Reducing Workplace Communication Friction Across Generations
Improving MultiGenerational Communication
Communication is critical for a business to be successful, no matter the industry. Your teams need to communicate with each other and your company needs to communicate with prospects and customers.
There are many ways to improve communication, for example, having an open company culture, training on communication skills, or deploying tools which help to improve how people and companies communicate. None of these alone work to alleviate the natural friction that occurs in the communication between different generations. This is an area I’ve been exploring as I look at tactics and methods to improve customer interactions. I’ve learned that by understanding why this friction occurs, you can overcome multigenerational communication challenges and help each generation improve how they relate and communicate. It all starts with understanding why this friction exists.
The Shifting Workforce
Right now is an especially interesting time due to each of the current working generations: Baby Boomers (born 1946-1965); Generation X (born 1966-1985); and Millennials (born 1985-2005); makeup roughly 1/3 of today’s workforce. According to the Pew Research Center, Baby Boomers make up 29%, Generation X make up 34% and Millennials make up 34% of the workforce. The small remainder is older than Baby Boomers, or the beginning of the post-millennial generation. Five years ago, half of the workforce was Baby Boomers, and in another 5-10 years Millennials will make up close to half. A shift is happening.
Because today’s workplace is full of people born at different times who have had different life experiences, we live with different value systems and communication styles. Each of us comes from a specific generation and we carry our own style and bias. I’m about to generalize — even though that isn’t a great idea — and generalizing does not always hold true. There are 20-year spans to each generation and someone born at the beginning or the end of that span is going to have a different bias than someone born in the middle or on the other end. But it is necessary to generalize to begin to understand the differences in communication styles. Full disclosure – I’m a baby boomer, and I don’t exactly fit the mold of my generation. Everyone has a unique communication style. Generalizations are for the purpose of understanding only, don’t apply them to individuals.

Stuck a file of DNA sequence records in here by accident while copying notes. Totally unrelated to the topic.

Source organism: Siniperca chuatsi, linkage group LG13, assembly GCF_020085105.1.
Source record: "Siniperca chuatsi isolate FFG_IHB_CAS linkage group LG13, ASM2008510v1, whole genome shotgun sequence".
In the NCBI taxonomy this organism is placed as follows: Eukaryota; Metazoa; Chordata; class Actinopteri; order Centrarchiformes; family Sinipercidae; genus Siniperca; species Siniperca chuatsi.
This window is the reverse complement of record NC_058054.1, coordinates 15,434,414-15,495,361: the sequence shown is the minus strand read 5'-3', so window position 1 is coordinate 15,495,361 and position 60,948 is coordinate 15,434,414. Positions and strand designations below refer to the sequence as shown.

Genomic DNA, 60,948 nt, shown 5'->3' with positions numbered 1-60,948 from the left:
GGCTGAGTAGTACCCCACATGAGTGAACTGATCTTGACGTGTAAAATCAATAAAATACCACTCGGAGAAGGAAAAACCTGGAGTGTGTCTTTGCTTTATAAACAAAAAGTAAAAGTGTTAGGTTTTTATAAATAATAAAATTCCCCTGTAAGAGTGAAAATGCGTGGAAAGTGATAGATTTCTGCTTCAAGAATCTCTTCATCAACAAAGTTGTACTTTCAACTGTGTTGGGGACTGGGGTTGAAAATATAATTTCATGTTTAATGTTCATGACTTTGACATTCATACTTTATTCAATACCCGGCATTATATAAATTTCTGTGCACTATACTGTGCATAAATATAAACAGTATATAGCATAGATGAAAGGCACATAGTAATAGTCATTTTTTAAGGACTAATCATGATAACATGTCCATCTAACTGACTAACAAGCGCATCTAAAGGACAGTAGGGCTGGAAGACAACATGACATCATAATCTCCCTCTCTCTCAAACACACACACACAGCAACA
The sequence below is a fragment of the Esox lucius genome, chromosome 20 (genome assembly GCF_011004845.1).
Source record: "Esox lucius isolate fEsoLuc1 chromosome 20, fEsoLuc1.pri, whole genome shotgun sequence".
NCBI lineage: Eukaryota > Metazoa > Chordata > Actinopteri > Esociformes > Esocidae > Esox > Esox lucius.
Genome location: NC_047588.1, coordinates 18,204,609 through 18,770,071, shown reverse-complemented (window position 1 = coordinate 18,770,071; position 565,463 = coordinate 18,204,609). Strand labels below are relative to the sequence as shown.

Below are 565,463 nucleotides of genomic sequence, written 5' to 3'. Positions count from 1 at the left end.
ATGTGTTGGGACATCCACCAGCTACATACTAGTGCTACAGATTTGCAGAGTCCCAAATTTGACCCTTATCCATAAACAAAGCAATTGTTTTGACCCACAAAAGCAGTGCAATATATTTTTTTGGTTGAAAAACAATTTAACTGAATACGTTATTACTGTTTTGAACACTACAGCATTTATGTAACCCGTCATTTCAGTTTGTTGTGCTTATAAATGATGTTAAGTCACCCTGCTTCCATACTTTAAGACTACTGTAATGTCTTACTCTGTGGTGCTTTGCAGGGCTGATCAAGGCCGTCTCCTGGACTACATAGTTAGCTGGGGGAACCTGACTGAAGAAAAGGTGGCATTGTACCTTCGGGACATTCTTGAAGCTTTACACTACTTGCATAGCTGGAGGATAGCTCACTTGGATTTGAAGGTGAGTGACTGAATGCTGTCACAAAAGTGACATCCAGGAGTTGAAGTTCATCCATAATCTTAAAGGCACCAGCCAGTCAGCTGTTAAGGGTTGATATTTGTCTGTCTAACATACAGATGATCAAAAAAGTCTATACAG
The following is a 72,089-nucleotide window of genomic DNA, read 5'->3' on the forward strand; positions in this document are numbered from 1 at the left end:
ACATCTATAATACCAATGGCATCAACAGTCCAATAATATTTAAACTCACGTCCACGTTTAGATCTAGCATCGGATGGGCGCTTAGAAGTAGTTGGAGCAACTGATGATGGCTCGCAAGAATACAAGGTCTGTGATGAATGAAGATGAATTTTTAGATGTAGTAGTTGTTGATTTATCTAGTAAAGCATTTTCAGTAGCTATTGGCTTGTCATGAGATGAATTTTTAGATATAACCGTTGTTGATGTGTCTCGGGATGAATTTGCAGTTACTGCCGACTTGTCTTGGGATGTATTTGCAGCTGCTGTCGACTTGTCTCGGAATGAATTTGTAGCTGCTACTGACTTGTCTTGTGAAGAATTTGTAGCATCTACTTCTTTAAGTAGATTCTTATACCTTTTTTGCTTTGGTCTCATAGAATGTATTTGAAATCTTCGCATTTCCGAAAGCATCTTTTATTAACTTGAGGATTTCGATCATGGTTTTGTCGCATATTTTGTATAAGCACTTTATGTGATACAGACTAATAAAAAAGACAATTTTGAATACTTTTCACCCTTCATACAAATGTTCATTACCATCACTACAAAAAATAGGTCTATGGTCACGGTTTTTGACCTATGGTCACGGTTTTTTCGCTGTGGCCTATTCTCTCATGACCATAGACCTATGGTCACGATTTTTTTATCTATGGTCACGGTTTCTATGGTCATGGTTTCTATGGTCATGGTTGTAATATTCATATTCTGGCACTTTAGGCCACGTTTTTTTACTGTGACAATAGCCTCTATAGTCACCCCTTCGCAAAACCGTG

Understanding Different Communication Preferences
Most Baby Boomers prefer in person or phone communication and are more formal in general. They rely on long detailed filled emails with lots of background and context. We Boomers didn’t grow up with much technology and therefore, many Baby Boomers are slow to adopt it.
Generation X exhibits a broader spectrum of communication styles and are comfortable with formal, face to face communication, and are very comfortable with digital communication like Slack/Text/IM channels. They tend to be big users of social modes because social media came about in this generation. This generation grew up with early technology, making them resilient and adaptable in their communication style and use of technology.
Millennials are digital natives that tend to prefer digital communication. They are more informal or brief and use abbreviations or emoji’s which are convenient in digital communication. Millennials seem to prefer quick interactions and do not provide context unless they are asked for it. Some get uncomfortable with in-person and phone communication and others are fine with it.
Managing Differences to Reduce Friction
All of this creates a natural friction that has to be managed. Communication becomes good when all these groups are working together and share some understanding of the differences in their communication styles. Everyone needs to gain self-awareness about their own communication bias, and foster empathy, understanding and acceptance of each other’s communication style preferences. You can accomplish this by educating everyone about the generational differences and agreeing on and implementing team norms and standards across the company. For example, when is it important to use more formal communication? How much context should be provided in different situations? What mode of communication is ok to use and when?
For the non-digital natives who are uncomfortable with chat, you can set up “chat” office hours and ensure everyone is available at least some of the time. Setting standards and helping teams to understand the different styles will go a long way toward improving communication. Don’t forget, that your customers also come from different generations. Pay attention to the people who interact with them and ensure that they have a strong communication muscle across all the modes of communication. Ideally, everyone does. It’s not an easy task but it’s worth it.
By paying attention to friction that exists and bringing awareness to everyone about their own communication bias, you can greatly improve multigenerational communication.
To learn more about multigenerational communication, listen to the latest episode of Essential here.